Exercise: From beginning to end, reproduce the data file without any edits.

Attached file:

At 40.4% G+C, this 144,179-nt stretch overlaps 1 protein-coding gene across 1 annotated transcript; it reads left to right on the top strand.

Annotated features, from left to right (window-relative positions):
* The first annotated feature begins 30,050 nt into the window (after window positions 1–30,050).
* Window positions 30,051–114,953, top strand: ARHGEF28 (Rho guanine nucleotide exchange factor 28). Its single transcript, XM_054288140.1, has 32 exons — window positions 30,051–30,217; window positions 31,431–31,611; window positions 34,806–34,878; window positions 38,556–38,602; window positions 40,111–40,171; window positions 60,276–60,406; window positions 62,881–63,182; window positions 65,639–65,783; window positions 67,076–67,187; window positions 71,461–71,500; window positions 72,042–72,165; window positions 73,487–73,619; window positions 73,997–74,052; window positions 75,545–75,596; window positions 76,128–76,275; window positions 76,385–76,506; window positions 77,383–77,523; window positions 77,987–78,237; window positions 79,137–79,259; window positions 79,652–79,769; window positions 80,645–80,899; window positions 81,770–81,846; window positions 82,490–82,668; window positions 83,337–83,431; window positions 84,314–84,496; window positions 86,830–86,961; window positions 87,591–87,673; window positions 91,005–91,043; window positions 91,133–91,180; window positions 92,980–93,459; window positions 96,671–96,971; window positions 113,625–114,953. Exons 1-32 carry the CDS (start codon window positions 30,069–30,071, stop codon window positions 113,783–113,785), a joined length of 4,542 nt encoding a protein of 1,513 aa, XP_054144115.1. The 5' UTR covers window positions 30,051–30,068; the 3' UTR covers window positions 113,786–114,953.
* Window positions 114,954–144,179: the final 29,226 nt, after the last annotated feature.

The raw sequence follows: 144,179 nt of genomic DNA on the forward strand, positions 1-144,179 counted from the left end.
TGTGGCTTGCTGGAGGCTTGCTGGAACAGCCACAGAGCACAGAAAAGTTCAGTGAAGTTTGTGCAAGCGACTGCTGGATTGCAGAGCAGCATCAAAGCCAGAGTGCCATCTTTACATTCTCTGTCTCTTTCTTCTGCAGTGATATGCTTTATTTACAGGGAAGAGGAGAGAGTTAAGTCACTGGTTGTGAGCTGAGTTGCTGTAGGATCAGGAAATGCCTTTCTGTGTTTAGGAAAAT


At 40.4% G+C, this 144,179-nt stretch overlaps 1 protein-coding gene across 1 annotated transcript; it reads left to right on the top strand.

Annotated features, from left to right (window-relative positions):
* The first annotated feature begins 30,050 nt into the window (after window positions 1–30,050).
* Window positions 30,051–114,953, top strand: ARHGEF28 (Rho guanine nucleotide exchange factor 28). Its single transcript, XM_054288140.1, has 32 exons — window positions 30,051–30,217; window positions 31,431–31,611; window positions 34,806–34,878; window positions 38,556–38,602; window positions 40,111–40,171; window positions 60,276–60,406; window positions 62,881–63,182; window positions 65,639–65,783; window positions 67,076–67,187; window positions 71,461–71,500; window positions 72,042–72,165; window positions 73,487–73,619; window positions 73,997–74,052; window positions 75,545–75,596; window positions 76,128–76,275; window positions 76,385–76,506; window positions 77,383–77,523; window positions 77,987–78,237; window positions 79,137–79,259; window positions 79,652–79,769; window positions 80,645–80,899; window positions 81,770–81,846; window positions 82,490–82,668; window positions 83,337–83,431; window positions 84,314–84,496; window positions 86,830–86,961; window positions 87,591–87,673; window positions 91,005–91,043; window positions 91,133–91,180; window positions 92,980–93,459; window positions 96,671–96,971; window positions 113,625–114,953. Exons 1-32 carry the CDS (start codon window positions 30,069–30,071, stop codon window positions 113,783–113,785), a joined length of 4,542 nt encoding a protein of 1,513 aa, XP_054144115.1. The 5' UTR covers window positions 30,051–30,068; the 3' UTR covers window positions 113,786–114,953.
* Window positions 114,954–144,179: the final 29,226 nt, after the last annotated feature.

The raw sequence follows: 144,179 nt of genomic DNA on the forward strand, positions 1-144,179 counted from the left end.
TGTGGCTTGCTGGAGGCTTGCTGGAACAGCCACAGAGCACAGAAAAGTTCAGTGAAGTTTGTGCAAGCGACTGCTGGATTGCAGAGCAGCATCAAAGCCAGAGTGCCATCTTTACATTCTCTGTCTCTTTCTTCTGCAGTGATATGCTTTATTTACAGGGAAGAGGAGAGAGTTAAGTCACTGGTTGTGAGCTGAGTTGCTGTAGGATCAGGAAATGCCTTTCTGTGTTTAGGAAAAT